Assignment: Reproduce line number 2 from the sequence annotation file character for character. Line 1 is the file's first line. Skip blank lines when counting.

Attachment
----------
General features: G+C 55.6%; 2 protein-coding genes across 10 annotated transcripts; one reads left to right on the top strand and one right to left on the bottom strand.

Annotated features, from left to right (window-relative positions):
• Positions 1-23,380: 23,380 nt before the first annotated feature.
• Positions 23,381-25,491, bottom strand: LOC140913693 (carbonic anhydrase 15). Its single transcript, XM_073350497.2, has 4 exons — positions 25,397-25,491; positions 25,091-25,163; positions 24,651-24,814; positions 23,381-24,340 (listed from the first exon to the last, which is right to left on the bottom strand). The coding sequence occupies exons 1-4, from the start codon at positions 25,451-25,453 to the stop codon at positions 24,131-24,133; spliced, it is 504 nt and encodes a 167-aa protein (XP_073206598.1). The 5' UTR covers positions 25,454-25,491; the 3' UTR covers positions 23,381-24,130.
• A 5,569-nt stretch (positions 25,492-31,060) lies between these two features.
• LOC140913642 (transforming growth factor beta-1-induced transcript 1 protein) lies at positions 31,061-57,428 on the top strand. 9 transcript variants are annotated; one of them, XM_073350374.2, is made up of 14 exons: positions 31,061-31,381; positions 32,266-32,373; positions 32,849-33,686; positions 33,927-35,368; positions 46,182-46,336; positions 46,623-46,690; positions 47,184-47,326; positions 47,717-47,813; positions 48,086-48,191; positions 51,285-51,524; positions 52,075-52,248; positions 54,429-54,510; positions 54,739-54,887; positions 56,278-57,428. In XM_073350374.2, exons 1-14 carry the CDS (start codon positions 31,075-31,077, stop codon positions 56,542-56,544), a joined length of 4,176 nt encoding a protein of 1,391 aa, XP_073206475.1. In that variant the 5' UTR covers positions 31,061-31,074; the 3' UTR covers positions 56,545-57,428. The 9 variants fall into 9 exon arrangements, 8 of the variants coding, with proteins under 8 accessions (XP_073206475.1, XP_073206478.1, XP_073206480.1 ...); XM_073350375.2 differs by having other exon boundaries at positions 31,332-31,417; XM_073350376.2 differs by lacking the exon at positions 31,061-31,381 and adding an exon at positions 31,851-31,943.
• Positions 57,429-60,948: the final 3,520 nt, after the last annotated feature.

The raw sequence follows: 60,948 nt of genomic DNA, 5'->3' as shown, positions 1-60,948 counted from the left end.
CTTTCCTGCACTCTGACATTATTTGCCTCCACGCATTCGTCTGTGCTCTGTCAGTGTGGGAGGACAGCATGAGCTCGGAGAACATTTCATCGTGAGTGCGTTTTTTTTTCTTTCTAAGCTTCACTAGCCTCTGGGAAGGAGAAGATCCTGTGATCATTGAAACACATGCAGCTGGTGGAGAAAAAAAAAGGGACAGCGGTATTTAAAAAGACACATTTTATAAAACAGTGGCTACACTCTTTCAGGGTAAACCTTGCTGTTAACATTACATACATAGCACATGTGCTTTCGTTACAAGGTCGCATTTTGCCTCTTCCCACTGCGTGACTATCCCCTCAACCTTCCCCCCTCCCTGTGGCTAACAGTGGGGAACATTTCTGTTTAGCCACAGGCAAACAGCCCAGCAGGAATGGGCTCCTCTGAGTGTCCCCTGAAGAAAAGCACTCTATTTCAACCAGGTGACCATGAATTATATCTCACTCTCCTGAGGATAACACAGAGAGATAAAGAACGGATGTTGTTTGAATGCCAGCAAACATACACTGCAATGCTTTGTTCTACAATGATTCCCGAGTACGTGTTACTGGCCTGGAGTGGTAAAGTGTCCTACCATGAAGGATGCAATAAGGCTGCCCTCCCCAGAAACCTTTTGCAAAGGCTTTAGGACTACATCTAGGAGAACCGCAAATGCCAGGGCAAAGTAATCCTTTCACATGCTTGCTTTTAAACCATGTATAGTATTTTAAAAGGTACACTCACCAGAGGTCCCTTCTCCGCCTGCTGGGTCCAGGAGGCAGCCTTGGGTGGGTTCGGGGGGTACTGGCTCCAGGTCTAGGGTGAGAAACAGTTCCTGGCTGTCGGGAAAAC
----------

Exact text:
Annotated features, from left to right (window-relative positions):